Musician Akothee: Why We Should Not Accommodate Relatives in Our Homes

In a candid social media post, renowned Kenyan singer and entrepreneur Akothee, whose real name is Esther Akoth, sparked a conversation about the common practice of accommodating relatives from upcountry in Nairobi homes.

Known for her outspoken nature, Akothee highlighted the mental and emotional strain this tradition places on urban families, advocating for a shift in how support is extended to relatives migrating to the city.

Akothee began by acknowledging the increasing mental instability faced by many in this generation, emphasizing that the pressure to host extended family members exacerbates this issue.

“Let us all agree that in this generation, we are incapable of living with or accommodating relatives. We are all mentally unstable, including the children you want to impose on us. Let everyone come to Nairobi and hustle like we did; there are no comfort zones,” she stated.

The singer pointed out that these relatives often become a burden rather than a help.

She described how young relatives often lounge around the house, consuming food without contributing, and sometimes even creating conflicts.

“They spend all day lounging on couches, eating leftovers, and consuming more than the homeowners. They even have the audacity to beat up our wives and children. They expose our secrets and turn our children into content for TikTok,” she explained, highlighting the disruptive potential of such arrangements.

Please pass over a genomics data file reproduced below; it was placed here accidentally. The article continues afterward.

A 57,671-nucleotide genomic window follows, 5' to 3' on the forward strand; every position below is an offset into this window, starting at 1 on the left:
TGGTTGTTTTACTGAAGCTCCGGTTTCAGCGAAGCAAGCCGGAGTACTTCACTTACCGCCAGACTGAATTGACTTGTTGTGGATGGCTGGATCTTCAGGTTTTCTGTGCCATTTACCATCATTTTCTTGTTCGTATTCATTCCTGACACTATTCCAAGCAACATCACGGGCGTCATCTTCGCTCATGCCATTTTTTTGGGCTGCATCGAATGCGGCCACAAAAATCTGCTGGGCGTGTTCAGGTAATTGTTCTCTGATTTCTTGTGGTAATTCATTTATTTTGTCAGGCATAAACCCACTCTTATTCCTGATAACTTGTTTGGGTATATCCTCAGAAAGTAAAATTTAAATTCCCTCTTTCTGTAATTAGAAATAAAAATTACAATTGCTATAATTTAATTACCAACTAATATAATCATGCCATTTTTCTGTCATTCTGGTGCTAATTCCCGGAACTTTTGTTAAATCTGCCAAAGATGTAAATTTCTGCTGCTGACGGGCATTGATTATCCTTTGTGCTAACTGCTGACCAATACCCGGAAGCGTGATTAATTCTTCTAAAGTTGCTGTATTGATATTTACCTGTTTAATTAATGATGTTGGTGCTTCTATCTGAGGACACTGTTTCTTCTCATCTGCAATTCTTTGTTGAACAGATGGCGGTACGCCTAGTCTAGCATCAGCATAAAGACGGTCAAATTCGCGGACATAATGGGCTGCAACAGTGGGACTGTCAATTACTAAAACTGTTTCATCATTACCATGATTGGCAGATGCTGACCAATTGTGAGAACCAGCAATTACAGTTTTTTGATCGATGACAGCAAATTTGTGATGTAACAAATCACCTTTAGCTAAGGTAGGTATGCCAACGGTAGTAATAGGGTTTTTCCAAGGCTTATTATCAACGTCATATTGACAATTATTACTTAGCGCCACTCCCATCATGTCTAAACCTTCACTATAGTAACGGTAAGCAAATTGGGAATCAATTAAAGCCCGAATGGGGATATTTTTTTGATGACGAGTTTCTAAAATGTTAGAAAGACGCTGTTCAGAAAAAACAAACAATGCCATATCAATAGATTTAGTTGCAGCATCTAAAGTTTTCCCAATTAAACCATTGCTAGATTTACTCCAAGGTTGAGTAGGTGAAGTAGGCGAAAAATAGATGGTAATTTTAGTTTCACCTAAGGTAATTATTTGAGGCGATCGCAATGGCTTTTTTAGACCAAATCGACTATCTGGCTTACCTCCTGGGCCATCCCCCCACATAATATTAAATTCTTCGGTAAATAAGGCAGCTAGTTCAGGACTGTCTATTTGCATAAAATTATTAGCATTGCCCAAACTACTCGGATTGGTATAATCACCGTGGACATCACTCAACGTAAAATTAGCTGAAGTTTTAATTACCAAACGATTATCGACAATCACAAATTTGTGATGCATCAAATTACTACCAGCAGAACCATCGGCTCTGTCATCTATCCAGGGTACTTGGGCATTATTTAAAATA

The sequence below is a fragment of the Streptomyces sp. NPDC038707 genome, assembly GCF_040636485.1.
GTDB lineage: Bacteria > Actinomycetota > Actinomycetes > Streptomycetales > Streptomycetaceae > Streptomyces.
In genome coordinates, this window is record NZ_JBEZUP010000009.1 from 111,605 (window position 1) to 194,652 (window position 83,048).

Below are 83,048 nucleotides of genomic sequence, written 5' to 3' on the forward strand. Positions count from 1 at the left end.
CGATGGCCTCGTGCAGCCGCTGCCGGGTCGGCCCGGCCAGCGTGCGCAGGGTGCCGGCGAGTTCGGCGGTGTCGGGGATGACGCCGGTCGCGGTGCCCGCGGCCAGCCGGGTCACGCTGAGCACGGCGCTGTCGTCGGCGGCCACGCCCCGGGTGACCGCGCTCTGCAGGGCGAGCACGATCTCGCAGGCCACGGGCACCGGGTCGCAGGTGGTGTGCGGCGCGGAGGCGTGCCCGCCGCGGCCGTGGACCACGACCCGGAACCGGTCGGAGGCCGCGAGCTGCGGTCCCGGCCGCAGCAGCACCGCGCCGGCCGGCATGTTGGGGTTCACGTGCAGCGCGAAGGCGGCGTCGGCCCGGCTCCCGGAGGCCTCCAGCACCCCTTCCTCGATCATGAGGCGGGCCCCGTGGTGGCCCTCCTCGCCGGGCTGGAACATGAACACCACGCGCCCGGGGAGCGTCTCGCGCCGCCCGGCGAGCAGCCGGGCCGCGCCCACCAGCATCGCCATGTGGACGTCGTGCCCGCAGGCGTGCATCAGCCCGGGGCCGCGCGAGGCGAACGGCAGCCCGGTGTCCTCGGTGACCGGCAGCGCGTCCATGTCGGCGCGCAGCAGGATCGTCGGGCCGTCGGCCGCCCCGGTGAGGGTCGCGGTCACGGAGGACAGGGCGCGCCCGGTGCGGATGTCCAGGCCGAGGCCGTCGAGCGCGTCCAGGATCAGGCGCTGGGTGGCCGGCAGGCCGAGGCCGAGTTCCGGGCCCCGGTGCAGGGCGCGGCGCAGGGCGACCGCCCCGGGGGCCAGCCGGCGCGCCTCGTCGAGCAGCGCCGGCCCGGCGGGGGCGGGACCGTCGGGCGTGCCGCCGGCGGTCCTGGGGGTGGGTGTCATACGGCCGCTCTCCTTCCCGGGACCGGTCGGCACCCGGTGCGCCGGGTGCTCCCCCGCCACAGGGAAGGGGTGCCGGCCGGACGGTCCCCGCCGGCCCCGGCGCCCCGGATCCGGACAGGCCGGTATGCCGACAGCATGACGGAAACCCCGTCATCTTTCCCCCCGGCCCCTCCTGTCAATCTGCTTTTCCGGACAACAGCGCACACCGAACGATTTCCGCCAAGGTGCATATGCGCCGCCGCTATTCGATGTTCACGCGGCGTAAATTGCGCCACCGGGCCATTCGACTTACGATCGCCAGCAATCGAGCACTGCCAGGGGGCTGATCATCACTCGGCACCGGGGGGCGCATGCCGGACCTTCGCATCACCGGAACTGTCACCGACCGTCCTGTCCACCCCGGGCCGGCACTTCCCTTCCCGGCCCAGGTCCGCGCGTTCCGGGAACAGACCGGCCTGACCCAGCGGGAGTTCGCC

Akothee’s critique extended to the erosion of family relationships caused by these dynamics.

She warned that the imposition of favorite children from upcountry can lead to lasting rifts.

“This child, your favorite child you are imposing on us, will break our family relationships for good. We might even choose not to come home because of what they have reported to you,” she stressed, highlighting the long-term repercussions of these impositions.

In her concluding advice, Akothee suggested a more sustainable approach: supporting relatives to find independent housing in the city.

“They are your children and remain your responsibility, not ours. Find them a house as they hustle, and we will support them from there, but not while they are inside our homes. It is already challenging to live with a spouse; everyone is looking for mental space to breathe,” she noted.